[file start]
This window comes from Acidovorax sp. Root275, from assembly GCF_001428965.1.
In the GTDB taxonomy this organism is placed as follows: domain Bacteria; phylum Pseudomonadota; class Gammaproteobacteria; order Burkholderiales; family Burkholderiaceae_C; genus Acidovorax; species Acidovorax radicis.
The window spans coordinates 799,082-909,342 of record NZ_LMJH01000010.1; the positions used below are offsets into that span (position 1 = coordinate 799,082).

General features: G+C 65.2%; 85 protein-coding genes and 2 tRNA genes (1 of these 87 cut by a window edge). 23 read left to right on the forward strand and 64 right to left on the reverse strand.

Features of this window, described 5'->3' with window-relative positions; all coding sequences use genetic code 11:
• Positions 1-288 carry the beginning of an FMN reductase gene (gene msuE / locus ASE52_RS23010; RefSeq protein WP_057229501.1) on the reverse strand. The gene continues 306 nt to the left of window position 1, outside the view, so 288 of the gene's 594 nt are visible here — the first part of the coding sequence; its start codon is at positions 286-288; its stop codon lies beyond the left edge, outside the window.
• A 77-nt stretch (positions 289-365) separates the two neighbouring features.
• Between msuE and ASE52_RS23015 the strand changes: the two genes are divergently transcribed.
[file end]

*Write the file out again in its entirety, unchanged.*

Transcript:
This window comes from Acidovorax sp. Root275, from assembly GCF_001428965.1.
In the GTDB taxonomy this organism is placed as follows: domain Bacteria; phylum Pseudomonadota; class Gammaproteobacteria; order Burkholderiales; family Burkholderiaceae_C; genus Acidovorax; species Acidovorax radicis.
The window spans coordinates 799,082-909,342 of record NZ_LMJH01000010.1; the positions used below are offsets into that span (position 1 = coordinate 799,082).

General features: G+C 65.2%; 85 protein-coding genes and 2 tRNA genes (1 of these 87 cut by a window edge). 23 read left to right on the forward strand and 64 right to left on the reverse strand.

Features of this window, described 5'->3' with window-relative positions; all coding sequences use genetic code 11:
• Positions 1-288 carry the beginning of an FMN reductase gene (gene msuE / locus ASE52_RS23010; RefSeq protein WP_057229501.1) on the reverse strand. The gene continues 306 nt to the left of window position 1, outside the view, so 288 of the gene's 594 nt are visible here — the first part of the coding sequence; its start codon is at positions 286-288; its stop codon lies beyond the left edge, outside the window.
• A 77-nt stretch (positions 289-365) separates the two neighbouring features.
• Between msuE and ASE52_RS23015 the strand changes: the two genes are divergently transcribed.